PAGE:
The Justice Department was not inclined to bring charges against WikiLeaks founder Julian Assange for publishing classified documents because doing so would pose complications for U.S. news organizations, the Washington Post reported Monday.
Anonymous U.S. officials told the Post that no formal decision has been made, but said there is little possibility of bringing a case against Assange unless he is implicated in criminal activity beyond the disclosure of top-secret documents.
The sticking point, the officials said, is that Assange published top-secret documents but did not leak them. Anonymous Justice Department officials described the legal complications to the Post as a “New York Times problem,” meaning that if the department indicted Assange, it would also be compelled to prosecute news organizations and journalists who published classified material.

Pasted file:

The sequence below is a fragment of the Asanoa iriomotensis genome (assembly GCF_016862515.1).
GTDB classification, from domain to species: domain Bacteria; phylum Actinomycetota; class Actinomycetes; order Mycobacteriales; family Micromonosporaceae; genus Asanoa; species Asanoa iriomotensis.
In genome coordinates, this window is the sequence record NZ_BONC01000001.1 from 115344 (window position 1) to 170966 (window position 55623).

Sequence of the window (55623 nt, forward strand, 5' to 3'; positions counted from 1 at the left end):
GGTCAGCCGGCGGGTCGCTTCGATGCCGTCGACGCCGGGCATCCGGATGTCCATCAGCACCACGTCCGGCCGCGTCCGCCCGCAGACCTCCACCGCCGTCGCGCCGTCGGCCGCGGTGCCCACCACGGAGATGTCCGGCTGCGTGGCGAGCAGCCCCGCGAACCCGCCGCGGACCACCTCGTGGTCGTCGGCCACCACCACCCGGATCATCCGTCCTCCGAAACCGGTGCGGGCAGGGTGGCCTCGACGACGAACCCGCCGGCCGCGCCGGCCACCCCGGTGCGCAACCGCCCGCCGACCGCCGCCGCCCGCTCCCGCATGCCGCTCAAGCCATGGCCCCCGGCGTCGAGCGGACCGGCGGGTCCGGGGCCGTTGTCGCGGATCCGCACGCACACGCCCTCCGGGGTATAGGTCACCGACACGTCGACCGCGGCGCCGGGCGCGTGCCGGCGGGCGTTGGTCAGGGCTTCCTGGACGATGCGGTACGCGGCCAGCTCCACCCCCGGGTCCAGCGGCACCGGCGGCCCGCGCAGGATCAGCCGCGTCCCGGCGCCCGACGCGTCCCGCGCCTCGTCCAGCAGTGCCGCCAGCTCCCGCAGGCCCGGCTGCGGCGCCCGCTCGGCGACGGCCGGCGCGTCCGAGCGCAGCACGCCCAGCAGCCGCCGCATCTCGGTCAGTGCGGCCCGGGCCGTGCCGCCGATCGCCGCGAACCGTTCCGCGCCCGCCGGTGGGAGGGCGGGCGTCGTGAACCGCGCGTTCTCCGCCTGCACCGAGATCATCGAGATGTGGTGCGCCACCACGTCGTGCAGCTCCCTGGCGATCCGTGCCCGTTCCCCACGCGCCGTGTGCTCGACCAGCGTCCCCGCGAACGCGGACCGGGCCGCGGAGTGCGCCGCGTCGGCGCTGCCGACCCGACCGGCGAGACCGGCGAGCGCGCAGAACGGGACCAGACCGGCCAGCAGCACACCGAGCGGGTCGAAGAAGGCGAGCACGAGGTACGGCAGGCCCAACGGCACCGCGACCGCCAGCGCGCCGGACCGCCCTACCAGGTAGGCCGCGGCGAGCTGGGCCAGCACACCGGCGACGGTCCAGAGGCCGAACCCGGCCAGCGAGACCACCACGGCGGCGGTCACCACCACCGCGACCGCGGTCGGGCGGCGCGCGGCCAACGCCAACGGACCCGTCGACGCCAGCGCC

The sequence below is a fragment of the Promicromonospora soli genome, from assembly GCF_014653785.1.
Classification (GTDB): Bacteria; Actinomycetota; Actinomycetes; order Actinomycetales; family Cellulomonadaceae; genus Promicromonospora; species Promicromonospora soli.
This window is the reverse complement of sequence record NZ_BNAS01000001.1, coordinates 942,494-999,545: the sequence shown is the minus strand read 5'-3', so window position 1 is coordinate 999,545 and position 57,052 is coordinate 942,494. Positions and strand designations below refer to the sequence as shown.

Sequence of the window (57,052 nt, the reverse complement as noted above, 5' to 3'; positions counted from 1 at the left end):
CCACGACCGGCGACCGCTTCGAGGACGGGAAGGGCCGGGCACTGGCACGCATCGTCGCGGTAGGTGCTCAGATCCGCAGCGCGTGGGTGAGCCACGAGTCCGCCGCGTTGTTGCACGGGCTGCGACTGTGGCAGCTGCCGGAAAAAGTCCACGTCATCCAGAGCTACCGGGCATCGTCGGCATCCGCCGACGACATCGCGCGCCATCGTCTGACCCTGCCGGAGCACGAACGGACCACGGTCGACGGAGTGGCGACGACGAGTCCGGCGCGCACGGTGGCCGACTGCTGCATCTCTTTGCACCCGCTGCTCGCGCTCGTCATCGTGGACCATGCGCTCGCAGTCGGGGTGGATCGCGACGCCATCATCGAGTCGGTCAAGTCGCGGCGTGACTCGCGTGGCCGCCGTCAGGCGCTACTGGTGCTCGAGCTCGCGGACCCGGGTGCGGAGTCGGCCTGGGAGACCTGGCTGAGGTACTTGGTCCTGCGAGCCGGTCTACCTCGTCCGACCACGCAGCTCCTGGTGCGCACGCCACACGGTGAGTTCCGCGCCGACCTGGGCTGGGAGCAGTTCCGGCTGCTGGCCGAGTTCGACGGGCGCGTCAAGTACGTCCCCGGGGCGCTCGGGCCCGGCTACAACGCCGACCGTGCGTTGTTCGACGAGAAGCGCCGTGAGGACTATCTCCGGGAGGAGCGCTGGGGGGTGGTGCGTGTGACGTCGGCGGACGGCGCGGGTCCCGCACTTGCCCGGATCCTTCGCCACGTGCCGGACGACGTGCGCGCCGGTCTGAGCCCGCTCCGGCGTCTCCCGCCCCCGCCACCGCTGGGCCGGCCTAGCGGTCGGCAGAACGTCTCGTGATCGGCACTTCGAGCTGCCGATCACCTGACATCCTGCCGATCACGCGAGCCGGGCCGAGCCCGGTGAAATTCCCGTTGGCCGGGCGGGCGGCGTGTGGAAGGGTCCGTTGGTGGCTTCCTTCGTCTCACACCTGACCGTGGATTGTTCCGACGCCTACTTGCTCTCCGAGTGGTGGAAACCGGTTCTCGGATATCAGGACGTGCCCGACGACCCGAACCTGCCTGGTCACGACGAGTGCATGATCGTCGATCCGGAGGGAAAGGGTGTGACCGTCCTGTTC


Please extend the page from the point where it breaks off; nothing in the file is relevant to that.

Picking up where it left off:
The federal government has charged individuals who leaked classified information, including fugitive former security contractor Edward Snowden and private Chelsea Manning, under the Espionage Act. Manning was convicted in July and later sentenced to 35 years in prison.
A grand jury continues to investigate WikiLeaks’ release of classified military and diplomatic documents, the U.S. officials told the Post.